I just recently concluded the first titan, Richard Branson.
And I’ve moved on to my next titan, Dr. Jose Rizal. For those of you who don’t know, he’s the Philippines’ national hero.
I had several reasons for choosing Jose Rizal:
- He’s a personal hero. Ever since I first moved to the Philippines, I’ve been obsessed about the stories about Rizal. His exploits in Europe, his renaissance man lifestyle (he was a doctor, scholar, artist, writer, sculptor, teacher, martial artist, engineer, scientist and overall badass) and his overall influence on the course of my homeland’s history.
- Richard Branson made me question, “How was his lifestyle at 30, though?” After finishing the last experiment, I asked myself if this was how Branson lived his life when he was my age (considering he had just started Virgin Air and was straight off the bat from Virgin Music). Rizal died at the age of 35. Despite the difference in time, I thought that any historical routines/habits around Rizal’s life would help me shift perspectives around what’s possible for someone my age.
- I was complaining last week. One thing that kept on popping up in my videos was my complaints about Metro Manila traffic. One thing that I admire greatly about Rizal was during his exile to Dapitan (coincidently, the second time he was exiled by the Spanish government) he made it his mission to improve the lives of the local community.
He built an aqueduct for them, installed coconut-oil powered lighting systems, drained marshes to lower the cases of Malaria and overall improved agriculture in this quiet provincial town. And here I am complaining about traffic. Something that affects me (and many other Filipinos) on a day to day basis. While Rizal, who didn’t have to do anything as a famous surgeon and writer, spent his days teaching, healing and building a community far away from what he knew as home.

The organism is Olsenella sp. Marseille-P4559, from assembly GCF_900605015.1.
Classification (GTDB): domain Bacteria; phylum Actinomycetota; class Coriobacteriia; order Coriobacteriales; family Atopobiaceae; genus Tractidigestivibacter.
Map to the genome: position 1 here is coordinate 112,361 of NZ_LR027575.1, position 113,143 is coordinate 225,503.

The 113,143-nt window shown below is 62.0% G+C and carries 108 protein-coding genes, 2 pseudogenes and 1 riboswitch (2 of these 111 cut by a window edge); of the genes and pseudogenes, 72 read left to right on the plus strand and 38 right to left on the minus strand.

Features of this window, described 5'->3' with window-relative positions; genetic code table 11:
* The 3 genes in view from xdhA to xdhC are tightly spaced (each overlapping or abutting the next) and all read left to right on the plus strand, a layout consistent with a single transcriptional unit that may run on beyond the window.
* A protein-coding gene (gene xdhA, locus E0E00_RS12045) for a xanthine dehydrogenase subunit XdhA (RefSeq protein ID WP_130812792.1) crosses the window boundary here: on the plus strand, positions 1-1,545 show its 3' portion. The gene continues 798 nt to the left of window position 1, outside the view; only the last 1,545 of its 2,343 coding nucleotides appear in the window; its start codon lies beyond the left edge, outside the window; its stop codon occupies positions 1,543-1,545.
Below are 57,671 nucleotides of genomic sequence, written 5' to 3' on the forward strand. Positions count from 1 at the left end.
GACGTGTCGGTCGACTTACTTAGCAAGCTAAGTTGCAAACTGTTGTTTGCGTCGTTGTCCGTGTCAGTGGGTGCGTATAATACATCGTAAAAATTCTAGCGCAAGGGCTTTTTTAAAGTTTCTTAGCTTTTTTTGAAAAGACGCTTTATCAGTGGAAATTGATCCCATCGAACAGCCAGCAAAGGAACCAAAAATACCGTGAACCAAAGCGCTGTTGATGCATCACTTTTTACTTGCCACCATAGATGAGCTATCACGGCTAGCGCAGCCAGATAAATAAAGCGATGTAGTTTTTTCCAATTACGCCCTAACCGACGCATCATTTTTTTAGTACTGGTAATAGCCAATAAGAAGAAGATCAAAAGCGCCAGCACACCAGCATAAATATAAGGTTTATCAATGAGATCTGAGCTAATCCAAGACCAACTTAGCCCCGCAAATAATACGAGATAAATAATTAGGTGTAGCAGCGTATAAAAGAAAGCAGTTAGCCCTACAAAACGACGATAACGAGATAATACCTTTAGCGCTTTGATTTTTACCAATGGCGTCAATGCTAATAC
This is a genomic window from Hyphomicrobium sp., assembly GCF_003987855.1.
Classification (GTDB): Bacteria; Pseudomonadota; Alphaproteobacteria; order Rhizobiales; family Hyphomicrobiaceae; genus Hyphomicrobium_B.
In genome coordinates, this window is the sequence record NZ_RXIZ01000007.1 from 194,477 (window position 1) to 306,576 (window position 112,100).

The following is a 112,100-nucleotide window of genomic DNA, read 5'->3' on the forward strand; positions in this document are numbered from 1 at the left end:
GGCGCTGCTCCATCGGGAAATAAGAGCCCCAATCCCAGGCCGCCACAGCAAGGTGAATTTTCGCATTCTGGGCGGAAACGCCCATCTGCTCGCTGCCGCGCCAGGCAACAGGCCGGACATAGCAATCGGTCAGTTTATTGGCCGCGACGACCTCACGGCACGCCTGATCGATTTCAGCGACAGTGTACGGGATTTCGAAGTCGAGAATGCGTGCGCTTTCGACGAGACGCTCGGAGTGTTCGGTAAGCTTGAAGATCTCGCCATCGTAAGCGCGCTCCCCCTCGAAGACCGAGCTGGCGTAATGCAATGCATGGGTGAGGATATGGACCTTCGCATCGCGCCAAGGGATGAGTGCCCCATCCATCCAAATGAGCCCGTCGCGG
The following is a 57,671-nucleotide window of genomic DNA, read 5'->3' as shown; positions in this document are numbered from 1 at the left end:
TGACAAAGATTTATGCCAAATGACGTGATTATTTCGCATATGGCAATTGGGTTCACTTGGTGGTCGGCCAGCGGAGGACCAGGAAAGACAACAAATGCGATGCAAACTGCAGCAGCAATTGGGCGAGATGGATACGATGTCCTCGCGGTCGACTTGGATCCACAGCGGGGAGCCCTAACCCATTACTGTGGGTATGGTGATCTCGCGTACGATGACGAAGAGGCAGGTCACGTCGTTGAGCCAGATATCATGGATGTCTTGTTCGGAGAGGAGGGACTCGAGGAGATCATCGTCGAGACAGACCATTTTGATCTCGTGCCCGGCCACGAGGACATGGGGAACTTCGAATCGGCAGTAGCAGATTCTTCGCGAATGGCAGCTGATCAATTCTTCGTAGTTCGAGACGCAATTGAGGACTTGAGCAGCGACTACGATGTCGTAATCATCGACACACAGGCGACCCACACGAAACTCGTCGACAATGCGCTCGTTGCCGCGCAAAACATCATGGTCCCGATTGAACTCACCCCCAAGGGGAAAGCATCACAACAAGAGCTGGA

So, within the next two weeks I’m going to take on a small project to help address traffic in my local city of San Juan.
How did Rizal spend his days and how will I spend mine?
- The most detailed information about his day is from his exile in Dapitan. I will be using this as a reference. I also found out that after his time in Paris, he moved to Brussels to get away from the distractions and spending of Paris nights. After moving to Brussels, he finished writing his second book, El Filibusterismo. I will incorporate the information I have about those days into my daily routine as well (e.g. time for writing, his sport)
- Rizal was another 5am riser. (Another reason why I chose him). I’m going to continue the habit from my Richard Branson weeks.
- Rizal before and after work (usually 4pm) spent time tending to plants and focusing on agriculture. I will do the same in a small home garden.
- In the evenings, Rizal dedicated his time to study and writing. I am going to minimize my usual habits of watching series and going through personal social media and instead focus on these two things.
- Rizal reportedly spoke 22 languages and was known for saying, “Man is multiplied by the number of languages he possesses and speaks”. I’m going to use my study time to refresh my Portuguese.
- Rizal was also a martial artist (fencing). I’m going to take some time to focus as well on my own sport, Capoeira.
Here we go. Stay tuned here for the video!
If you have ideas of other titans or heroes I should emulate, comment below. Share their routine. I’ll send a digital copy of my novel to anyone who gets chosen. Keep track of my progress by visiting this page and the blog.
Also published on Medium.